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Is the COVID-19 Outlook Improving? It Depends Where You Are on the Coronavirus Map

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The latest report by Everbridge Risk Intelligence Service populating on the Everbridge Coronavirus Map dramatizes how complex the COVID-19 recovery process will be as well as how inconsistently the infection is spreading.

What’s Happening on the Coronavirus Map

The World Health Organization cautioned this week that the world has not yet seen the peak of the pandemic, but some regions – notably, parts of Asia and Europe – believe the worst is over and are cautiously preparing to restart their economic engines. In other places, though, the worst appears to be yet to come.

Several European countries that were hard hit by the virus are reporting brightening outlooks. Italy just reported the lowest percentage increase in daily new cases and has authorized trial reopenings of some nonessential businesses such as laundry facilities, bookstores and children’s clothing stores.

France reported its fourth consecutive day of declining intensive care patients on April 12 and Spain this week took its first small steps to reopen the country after seeing the lowest one-day rise in cases in almost a month. New hospital admissions appear to be stabilizing in the U.K., as well.

Aerial View of Avenida Paulista in Sao Paulo city, Brazil

The Asia/Pacific region is seeing the most inconsistent progress. New infections are rising rapidly in Japan and Singapore but the situation in Australia, New Zealand and South Korea has stabilized enough that those governments are thinking about easing some distancing regulations. Australia’s deputy chief medical officer went so far last Saturday as to say the epidemic may be considered over. China also appears who has stabilized the outbreak internally and is focusing on limiting the influx of travelers from other countries.

Two of the most concerning parts of Asia are India – where cases doubled last week – and Japan, where Tokyo reported its largest single-day increase on Saturday and the nationwide number of confirmed cases more than doubled week-over-week. Singapore, which was hailed for its success in controlling the outbreak in its early stages, also continues to see a surge in new cases, with the total reported as of April 14 more than doubling the previous week’s figures.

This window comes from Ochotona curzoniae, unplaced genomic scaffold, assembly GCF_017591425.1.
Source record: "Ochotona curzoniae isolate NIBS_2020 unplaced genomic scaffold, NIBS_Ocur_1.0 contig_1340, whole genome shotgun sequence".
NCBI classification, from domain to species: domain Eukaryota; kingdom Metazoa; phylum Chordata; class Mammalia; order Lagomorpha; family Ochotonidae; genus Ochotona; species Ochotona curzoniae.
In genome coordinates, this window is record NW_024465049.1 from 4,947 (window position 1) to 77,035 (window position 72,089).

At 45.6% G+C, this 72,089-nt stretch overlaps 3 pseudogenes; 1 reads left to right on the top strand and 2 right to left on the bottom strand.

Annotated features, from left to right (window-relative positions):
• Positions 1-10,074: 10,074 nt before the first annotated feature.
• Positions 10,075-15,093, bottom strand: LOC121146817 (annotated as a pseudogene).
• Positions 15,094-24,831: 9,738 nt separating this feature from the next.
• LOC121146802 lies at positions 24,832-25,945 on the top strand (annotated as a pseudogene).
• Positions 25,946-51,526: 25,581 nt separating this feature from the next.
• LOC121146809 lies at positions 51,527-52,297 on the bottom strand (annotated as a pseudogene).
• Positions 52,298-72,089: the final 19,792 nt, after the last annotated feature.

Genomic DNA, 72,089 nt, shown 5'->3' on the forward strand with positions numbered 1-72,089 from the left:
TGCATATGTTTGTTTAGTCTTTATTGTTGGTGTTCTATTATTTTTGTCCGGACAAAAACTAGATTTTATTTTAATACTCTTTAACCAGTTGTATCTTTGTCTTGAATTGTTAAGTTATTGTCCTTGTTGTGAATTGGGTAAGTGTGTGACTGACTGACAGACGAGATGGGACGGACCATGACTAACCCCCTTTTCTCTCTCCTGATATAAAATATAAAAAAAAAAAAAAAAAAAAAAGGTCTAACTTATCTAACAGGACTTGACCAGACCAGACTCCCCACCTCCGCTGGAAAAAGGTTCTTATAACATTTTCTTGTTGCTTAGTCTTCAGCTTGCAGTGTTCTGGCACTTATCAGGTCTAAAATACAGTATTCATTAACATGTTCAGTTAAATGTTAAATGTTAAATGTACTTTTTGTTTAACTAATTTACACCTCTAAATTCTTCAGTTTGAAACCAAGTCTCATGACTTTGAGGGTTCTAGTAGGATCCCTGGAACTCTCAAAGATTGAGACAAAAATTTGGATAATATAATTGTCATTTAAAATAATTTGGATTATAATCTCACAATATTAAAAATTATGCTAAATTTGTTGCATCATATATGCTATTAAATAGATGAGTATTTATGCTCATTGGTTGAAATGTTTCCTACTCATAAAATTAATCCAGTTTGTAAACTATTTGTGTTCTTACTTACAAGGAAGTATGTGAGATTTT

One troubling development centered in South Korea is that some patients who were considered recovered from the disease have tested positive again. While that raises fears that recovering from the disease may not confer immunity, experts caution that there are other explanations, such as deficiencies in the tests.

There’s cautious optimism in North America that COVID-19 cases have begun to plateau, although death rates continue to rise. With more than 640,000 confirmed cases and 31,000 deaths, the U.S. continues to hold the dubious distinction of world-leader in both categories. However, the growth rate has slowed somewhat.

New cases in Canada grew by a little more than 50% in the most recent week, but that is down from the previous week’s spike when case numbers tripled and deaths quadrupled over the previous week.

The Latin America/Caribbean region reported a 70% increase in new cases last week, but it’s widely believed that the actual caseload is far greater because of underreporting and a shortage of tests. Meanwhile, economic forecasts point to the likelihood of a major downturn in the region because many economies are vulnerable to structural declines in oil consumption, exports, and tourism.

Finally, there’s bad news in the one part of the world that had escaped the brunt of the pandemic until now: sub-Saharan Africa. Cases there have been steadily doubling each week for the past three weeks and the number of deaths rose fivefold last week to over 500. Officials also worry that the low testing rate means that the actual infection rate is much greater than is being reported. There’s also evidence that the virus is spreading to rural communities where resources are limited and death rates are likely to be higher. 

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